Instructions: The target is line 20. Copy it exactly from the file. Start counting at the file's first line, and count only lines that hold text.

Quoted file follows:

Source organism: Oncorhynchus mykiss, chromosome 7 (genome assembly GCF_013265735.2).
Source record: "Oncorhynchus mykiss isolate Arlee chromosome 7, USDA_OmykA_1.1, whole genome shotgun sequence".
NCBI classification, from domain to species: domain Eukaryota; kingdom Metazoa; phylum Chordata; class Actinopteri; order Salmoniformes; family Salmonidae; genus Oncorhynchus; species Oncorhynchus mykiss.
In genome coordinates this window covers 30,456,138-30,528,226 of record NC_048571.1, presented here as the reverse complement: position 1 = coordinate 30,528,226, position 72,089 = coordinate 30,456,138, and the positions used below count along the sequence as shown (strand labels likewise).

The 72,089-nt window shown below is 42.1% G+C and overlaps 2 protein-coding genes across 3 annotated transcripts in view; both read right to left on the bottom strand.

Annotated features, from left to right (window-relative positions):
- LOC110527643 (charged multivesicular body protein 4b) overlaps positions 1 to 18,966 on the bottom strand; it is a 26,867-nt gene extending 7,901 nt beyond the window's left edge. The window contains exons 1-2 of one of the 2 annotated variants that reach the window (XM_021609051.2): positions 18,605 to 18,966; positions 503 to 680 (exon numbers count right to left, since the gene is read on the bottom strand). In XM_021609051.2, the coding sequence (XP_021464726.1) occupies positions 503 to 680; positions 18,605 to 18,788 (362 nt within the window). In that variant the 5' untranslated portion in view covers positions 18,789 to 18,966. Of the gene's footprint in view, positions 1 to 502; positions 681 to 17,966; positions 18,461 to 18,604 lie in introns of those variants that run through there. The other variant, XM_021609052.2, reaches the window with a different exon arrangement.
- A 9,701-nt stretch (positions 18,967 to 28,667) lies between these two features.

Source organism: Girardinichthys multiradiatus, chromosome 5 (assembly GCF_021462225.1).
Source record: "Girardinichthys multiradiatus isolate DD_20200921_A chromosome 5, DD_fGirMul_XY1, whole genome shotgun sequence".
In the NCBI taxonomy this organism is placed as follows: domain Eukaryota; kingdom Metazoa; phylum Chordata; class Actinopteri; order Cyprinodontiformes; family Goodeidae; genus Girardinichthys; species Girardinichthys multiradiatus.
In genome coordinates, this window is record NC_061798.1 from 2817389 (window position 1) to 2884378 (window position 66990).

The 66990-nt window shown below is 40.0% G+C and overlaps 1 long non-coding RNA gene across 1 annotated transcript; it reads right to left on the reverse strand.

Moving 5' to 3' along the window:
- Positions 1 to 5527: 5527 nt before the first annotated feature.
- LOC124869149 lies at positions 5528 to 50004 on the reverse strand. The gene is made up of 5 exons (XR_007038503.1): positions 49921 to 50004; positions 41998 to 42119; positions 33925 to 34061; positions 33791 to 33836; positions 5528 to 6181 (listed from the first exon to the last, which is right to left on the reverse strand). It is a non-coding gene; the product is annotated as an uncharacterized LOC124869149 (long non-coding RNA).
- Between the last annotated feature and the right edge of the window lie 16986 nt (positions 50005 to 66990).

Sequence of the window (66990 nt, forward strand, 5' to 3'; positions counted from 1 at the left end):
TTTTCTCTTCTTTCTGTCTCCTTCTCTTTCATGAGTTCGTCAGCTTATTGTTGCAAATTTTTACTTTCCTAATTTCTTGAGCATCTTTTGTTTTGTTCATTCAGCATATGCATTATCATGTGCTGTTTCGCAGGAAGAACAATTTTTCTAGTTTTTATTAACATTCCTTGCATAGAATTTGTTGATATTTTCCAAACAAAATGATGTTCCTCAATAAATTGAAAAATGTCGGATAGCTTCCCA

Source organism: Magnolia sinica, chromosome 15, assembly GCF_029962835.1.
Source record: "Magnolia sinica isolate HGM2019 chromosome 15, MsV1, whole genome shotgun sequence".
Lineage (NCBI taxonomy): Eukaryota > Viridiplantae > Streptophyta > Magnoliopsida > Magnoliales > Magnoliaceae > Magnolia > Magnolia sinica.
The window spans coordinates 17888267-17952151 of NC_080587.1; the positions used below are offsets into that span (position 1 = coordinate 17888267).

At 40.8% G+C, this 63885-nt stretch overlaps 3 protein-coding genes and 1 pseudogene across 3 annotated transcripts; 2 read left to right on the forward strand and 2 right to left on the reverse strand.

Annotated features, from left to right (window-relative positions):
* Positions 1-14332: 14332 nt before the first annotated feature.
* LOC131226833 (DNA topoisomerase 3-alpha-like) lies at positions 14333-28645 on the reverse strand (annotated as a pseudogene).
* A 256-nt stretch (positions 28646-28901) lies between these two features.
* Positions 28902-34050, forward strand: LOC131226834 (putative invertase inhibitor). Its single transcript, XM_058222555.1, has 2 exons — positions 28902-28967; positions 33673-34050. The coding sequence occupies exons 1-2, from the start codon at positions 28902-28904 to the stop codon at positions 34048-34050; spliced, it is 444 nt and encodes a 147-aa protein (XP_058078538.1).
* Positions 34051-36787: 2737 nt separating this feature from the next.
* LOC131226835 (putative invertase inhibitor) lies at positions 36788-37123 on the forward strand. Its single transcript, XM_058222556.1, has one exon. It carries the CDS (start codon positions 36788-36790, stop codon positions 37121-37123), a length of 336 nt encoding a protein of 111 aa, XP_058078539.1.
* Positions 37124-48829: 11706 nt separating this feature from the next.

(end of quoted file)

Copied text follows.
Source organism: Magnolia sinica, chromosome 15, assembly GCF_029962835.1.